Are we going to summarily terminate a worker, perhaps an important, experienced worker and friend in the community? What ripple effects will their termination have as their blameless children lose healthcare? What will our community do as we lose the investment in their experience, knowledge—and friendship?

My union didn’t bother to ask our membership when they signed agreements binding me to vaccination or termination. Actually, I could have chosen to get tested weekly—at my personal cost—possibly in perpetuity.

Both my employer and my union agreed that my COVID vaccination data and any test results would be submitted to a company called “Qualtrics.” Their website motto as of a few days ago was: “Find Out What your Employees and Customers Aren’t Telling You.” Pretty chilling stuff, that in my world is equivalent to calling me a liar.

We are considered “Unvaccinated” until Qualtrics decides we’re OK. I don’t know what becomes of my personal and confidential medical data. It has become the property of the corporation—not me. Since these companies sell data or get hacked every day, will my personal medical data get hacked or sold? The privacy of my personal health data is important to me.

In a disturbing shift, we are no longer focused on the disease but on vaccinations—injections that we dearly hope are good for us. I see the people of Olympia, my hometown, hardening in their attitudes and it scares me. I see “Vaccinated Only” signs downtown that remind me of “Whites Only” signs. Are we really going to create a ‘COVID Jim Crow’ population in Olympia? Unvaccinated does not mean that a person is diseased. If you are unvaccinated, I personally welcome you.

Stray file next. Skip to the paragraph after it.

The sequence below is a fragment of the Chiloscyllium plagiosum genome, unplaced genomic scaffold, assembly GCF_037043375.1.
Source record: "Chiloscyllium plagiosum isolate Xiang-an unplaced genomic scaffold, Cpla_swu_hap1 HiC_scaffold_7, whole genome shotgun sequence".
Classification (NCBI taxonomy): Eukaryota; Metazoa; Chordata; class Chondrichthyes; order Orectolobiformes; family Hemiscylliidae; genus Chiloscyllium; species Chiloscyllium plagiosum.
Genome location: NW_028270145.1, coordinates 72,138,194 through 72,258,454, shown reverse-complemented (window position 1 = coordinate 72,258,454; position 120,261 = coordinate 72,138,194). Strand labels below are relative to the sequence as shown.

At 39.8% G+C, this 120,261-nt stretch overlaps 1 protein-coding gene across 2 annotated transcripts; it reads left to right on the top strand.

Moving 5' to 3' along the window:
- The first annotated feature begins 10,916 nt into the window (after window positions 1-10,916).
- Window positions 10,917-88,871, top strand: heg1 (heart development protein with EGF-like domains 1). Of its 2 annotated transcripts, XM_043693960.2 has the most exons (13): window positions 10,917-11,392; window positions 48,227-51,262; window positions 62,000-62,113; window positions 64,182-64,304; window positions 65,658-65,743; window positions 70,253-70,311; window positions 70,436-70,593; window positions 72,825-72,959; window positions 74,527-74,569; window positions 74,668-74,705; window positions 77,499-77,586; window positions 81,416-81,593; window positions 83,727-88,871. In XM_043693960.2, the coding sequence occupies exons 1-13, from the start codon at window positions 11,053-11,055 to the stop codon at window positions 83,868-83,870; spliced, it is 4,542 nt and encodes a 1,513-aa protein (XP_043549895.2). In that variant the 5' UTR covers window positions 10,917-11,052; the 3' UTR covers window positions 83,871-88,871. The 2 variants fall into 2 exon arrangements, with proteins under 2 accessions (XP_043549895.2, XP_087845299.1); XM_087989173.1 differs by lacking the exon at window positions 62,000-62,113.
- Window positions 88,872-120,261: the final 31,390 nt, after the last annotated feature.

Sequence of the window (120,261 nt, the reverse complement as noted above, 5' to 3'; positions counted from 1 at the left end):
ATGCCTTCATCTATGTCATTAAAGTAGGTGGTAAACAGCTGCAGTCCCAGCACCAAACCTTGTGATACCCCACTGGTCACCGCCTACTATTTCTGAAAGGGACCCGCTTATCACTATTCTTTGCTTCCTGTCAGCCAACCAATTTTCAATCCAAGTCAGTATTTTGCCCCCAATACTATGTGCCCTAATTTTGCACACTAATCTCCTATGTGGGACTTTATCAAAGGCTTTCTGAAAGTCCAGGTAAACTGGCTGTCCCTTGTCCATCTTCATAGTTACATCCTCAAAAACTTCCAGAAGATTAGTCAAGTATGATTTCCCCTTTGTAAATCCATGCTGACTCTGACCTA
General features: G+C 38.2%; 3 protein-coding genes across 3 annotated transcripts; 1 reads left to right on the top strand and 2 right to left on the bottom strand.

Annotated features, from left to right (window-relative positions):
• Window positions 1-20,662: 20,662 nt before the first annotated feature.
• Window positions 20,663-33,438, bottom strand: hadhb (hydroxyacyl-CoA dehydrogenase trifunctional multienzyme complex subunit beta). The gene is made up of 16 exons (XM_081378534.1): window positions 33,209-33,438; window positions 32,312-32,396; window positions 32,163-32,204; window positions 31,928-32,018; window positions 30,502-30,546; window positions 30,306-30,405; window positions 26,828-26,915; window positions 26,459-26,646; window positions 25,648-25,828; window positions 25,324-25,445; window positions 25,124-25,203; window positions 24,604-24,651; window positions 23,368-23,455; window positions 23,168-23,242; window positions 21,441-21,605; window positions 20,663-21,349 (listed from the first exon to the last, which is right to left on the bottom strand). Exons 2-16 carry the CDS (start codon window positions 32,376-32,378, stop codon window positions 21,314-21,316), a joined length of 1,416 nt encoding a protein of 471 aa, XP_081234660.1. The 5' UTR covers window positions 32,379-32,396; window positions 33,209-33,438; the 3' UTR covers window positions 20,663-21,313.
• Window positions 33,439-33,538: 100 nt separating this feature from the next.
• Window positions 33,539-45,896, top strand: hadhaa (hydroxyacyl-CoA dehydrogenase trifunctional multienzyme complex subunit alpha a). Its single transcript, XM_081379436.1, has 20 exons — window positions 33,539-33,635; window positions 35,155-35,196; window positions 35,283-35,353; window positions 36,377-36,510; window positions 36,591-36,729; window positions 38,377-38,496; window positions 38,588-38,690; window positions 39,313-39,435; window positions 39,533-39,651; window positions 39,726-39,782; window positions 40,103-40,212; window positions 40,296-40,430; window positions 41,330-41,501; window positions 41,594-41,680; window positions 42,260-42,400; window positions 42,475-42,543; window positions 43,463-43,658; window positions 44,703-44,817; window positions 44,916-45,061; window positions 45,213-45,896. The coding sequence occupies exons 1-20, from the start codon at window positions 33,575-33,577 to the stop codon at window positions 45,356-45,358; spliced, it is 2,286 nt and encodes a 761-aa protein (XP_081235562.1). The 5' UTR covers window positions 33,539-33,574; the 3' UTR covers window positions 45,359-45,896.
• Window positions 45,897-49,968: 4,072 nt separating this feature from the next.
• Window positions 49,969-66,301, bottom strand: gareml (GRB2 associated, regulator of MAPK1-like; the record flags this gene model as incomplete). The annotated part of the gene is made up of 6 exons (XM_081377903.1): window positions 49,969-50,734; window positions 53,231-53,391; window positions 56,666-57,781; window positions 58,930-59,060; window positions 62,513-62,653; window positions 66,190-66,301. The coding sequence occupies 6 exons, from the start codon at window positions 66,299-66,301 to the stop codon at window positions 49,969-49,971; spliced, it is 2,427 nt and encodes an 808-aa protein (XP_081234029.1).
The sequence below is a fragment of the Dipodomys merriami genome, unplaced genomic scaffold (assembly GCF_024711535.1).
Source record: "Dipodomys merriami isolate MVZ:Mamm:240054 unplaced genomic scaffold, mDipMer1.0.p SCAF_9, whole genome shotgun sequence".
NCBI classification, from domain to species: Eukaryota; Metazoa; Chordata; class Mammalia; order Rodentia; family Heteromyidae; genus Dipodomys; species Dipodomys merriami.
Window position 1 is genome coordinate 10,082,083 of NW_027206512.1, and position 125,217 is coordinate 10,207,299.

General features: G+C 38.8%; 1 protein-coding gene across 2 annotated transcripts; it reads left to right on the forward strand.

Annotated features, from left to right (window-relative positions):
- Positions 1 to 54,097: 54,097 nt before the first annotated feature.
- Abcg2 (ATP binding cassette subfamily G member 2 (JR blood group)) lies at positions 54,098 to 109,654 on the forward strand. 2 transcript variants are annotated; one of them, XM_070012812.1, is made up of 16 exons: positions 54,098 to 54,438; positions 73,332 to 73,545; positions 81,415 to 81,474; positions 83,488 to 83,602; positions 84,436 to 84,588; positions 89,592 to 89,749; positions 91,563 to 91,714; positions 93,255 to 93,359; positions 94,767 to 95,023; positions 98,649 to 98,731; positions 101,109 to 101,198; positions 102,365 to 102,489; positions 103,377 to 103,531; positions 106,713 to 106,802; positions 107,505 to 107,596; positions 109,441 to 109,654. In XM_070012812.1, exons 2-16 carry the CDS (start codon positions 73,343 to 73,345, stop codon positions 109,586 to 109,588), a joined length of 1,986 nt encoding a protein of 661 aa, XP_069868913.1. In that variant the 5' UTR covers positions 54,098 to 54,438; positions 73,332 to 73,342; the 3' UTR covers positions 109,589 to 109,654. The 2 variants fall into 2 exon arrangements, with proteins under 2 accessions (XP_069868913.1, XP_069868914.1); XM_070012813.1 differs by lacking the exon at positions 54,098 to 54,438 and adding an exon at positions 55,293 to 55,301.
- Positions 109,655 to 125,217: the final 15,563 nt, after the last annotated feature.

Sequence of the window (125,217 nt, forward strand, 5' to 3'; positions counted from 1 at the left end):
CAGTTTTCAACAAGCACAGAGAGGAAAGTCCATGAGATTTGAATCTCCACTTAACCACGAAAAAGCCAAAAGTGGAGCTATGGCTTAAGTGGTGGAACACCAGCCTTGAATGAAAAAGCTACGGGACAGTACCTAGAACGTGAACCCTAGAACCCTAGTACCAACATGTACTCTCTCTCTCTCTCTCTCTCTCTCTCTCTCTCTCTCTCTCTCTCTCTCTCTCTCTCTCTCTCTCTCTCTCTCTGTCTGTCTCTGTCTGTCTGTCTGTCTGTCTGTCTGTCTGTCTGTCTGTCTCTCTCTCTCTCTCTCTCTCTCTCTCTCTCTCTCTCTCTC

Since I was forced to get an injection, and the abortion debate is back, I thought about a woman’s choice. Her right to terminate her pregnancy is good. “Her body, her choice.” Period. This has been a mantra for progressive-left voters for decades. But mandatory COVID injections—that’s OK?

I began to wonder, where was all the power coming from, that the COVID mandate could be dropped on me and my fellow union members?

The COVID emergency has lasted a long time—more than 20 months. Executive branch government officials at the county, state and national levels have had extraordinary powers over this period to mandate working conditions, impose requirements and set penalties using emergency declarations. Legislatures have been very quiet.